In this course students will learn archaeological field methods while contributing as an active member of a research project. This six week course will incorporate classroom, field, and laboratory components, providing students with hands-on experience in modern methods of archaeological data collection and interpretation. Participants will learn basic techniques in archaeological fieldwork, as well as a broad understanding of the ways that archaeologists create and evaluate theories about the past. Further, enrollees will gain valuable experience in collaborative research while working cooperatively toward an overarching research objective. Finally, students will have the opportunity to make significant contributions to an ongoing project while learning about and contributing to the local history of Whatcom County.
Learn Practical Research
- Surface Survey Techniques
- Strategic Excavation Methods
- Laboratory Curation and Analysis
- Cartography and Orienteering
- Remote Sensing and 3D Modeling
- Landscape Archaeology and Geoarchaeological Methods
- Collaborative Research and Work Skills
Mount Baker Lodge
The Mount Baker Lodge was built in the early 20th century tradition of Great Lodges of the American West. Built at Heather Meadows, near the site of the modern Mount Baker Ski Area, the Mount Baker Lodge included a spectacular main building with an expansive central hall and 100 guest rooms. Catering to wealthy clientele, the expansive structure had cathedral ceilings build from fir pillars and cedar exterior. The Lodge opened in 1927, with construction of a 32-room annex the following year.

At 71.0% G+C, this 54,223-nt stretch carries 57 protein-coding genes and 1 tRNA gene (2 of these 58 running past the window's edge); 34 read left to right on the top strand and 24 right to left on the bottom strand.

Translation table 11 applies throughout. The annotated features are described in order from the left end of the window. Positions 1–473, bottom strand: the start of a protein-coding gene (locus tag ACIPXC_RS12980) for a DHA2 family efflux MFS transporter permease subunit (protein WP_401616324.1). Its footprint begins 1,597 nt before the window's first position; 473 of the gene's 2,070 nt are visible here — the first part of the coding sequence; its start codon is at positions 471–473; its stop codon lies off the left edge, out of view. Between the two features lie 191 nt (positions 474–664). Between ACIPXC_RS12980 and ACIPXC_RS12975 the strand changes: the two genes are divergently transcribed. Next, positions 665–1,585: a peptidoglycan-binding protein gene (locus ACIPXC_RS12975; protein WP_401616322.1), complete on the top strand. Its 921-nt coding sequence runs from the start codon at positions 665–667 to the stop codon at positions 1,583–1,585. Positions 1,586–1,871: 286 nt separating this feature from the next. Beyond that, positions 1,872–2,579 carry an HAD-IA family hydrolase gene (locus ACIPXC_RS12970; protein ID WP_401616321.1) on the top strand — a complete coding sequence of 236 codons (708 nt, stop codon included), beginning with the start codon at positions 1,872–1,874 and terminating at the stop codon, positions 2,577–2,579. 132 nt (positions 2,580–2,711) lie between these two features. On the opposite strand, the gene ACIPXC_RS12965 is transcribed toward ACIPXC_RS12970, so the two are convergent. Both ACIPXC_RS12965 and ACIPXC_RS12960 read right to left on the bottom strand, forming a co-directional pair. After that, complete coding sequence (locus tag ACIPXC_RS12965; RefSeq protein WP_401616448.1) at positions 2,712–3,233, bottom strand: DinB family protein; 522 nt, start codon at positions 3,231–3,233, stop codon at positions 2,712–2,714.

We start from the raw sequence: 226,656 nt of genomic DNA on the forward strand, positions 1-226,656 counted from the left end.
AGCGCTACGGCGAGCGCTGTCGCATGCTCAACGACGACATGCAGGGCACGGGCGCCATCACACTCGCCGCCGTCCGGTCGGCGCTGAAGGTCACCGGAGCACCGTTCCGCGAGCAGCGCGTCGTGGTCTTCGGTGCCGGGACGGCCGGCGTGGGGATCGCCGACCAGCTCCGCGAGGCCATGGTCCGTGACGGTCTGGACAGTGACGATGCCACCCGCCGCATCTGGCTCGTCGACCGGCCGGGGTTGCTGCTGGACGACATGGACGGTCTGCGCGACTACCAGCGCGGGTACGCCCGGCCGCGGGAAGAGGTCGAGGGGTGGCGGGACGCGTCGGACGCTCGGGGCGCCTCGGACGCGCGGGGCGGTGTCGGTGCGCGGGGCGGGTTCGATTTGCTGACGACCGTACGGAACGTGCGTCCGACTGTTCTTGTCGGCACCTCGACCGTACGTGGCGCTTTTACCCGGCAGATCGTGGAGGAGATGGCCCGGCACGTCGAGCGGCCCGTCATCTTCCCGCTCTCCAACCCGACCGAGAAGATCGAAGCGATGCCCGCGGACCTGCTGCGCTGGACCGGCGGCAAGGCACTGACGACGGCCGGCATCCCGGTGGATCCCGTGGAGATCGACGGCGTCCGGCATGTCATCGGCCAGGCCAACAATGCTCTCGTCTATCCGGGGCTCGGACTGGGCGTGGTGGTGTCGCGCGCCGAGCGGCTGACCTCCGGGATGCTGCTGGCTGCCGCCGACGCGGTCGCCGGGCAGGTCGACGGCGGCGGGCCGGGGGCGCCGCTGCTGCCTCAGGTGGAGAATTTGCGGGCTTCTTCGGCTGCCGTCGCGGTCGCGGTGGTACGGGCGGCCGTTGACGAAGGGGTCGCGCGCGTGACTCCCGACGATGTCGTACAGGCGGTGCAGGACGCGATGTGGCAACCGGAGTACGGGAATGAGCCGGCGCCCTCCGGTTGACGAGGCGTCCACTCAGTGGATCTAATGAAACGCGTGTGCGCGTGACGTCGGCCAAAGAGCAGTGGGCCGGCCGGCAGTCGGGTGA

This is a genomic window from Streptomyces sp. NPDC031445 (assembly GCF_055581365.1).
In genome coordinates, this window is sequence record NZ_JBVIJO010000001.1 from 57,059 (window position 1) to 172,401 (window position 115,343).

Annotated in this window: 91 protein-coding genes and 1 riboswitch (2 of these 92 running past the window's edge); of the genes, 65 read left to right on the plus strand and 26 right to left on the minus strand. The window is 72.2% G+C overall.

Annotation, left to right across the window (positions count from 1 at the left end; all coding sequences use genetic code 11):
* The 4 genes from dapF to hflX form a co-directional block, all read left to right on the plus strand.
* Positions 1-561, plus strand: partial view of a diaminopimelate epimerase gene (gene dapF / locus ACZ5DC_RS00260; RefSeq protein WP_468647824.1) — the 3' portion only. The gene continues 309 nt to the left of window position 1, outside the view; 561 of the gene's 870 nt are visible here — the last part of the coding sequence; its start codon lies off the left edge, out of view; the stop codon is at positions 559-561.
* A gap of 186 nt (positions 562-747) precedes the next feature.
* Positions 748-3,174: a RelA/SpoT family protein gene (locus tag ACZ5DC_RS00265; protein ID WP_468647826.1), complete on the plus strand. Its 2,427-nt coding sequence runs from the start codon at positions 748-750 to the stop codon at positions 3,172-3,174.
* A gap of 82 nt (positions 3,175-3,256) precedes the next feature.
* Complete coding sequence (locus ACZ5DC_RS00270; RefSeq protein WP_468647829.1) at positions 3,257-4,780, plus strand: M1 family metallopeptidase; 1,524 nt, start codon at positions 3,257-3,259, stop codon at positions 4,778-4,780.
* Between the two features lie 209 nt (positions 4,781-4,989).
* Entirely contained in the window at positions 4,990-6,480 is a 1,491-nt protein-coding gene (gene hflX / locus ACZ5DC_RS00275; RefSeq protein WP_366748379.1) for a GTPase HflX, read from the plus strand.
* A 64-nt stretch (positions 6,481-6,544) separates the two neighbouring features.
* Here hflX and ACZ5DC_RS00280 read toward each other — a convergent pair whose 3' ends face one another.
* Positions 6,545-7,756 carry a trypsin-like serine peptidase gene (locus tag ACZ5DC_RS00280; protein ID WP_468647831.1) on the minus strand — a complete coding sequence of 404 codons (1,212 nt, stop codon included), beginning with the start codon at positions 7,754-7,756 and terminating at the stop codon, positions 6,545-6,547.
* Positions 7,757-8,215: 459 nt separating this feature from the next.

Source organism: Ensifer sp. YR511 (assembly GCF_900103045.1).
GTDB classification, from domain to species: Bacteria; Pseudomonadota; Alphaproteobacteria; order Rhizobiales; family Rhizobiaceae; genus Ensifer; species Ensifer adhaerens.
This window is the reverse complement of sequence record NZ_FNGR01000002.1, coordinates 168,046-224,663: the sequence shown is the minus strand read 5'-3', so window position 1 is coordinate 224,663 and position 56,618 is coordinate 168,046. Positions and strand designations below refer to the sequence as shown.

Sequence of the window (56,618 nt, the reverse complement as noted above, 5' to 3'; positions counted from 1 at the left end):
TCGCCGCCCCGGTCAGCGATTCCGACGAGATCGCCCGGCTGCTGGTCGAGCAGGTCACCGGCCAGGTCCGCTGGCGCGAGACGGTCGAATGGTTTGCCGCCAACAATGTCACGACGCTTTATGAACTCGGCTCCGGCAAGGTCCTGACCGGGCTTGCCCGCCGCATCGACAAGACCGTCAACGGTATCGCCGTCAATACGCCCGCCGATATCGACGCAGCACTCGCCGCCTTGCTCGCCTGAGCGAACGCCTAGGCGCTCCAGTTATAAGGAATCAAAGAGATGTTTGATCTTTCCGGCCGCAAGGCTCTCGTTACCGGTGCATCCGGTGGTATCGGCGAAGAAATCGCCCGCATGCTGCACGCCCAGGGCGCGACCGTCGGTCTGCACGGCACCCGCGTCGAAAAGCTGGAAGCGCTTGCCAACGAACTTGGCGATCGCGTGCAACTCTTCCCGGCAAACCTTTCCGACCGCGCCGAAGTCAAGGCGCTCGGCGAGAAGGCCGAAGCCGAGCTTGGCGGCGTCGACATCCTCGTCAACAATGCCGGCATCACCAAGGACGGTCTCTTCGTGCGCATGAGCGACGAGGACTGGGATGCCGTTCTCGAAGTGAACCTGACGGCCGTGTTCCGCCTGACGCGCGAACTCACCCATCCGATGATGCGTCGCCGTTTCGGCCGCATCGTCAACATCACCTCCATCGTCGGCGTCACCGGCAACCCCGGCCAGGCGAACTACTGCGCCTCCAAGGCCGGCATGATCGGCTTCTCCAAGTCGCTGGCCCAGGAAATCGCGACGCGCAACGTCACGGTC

In just its fourth year of operation, a fire in the main building-likely due to faulty wiring - spread to engulf the entire lodge, reducing the structure to a pile of ash and debris in a few hours. The annex and adjacent Heather Inn continued to cater to guests, but with far reduced demand due to the hardships of the Great Depression. In the 1930's, the film, The Call of the Wild, starring Clark Gable and Loretta Young, was filmed at Heather Meadow, adding a unique page to the local history. Yet gas shortages during World War II further reduced visitor traffic, and the remaining buildings fell into disrepair, with Heather Inn collapsing under heavy snowfall in 1945 and the last remains of the Annex destroyed in a fire in the 1980's.
The Western Washington University Field School will survey the site of the lodge, documenting the location of the building foundation and any remains of the structure.
The Field school will take place at two locations. The first phase will be undertaken at the Western Washington University campus, with a basic introduction to archaeological field methods, analytical techniques, and the material culture of the Pacific Northwest. Students will gain hands-on experience on campus and in the Sehome Arboretum. The second component of the project will include archaeological survey in the Mount Baker National Forest, including the site of the Mount Baker Lodge, in Heather Meadows, near the Mount Baker Ski Area.
Dates and Credits
June 25 - August 2, 2018
ANTH 312 - Field Course in Archaeology 12 Credits
Prerequisites: Introduction to Archaeology course or permission from instructor.
$500.00 plus tuition
All the Rest of the Details You'll Want to Know About Our Field Programs
For more information, please contact:
Dr. Jerald Ek
Department of Anthropology, WWU
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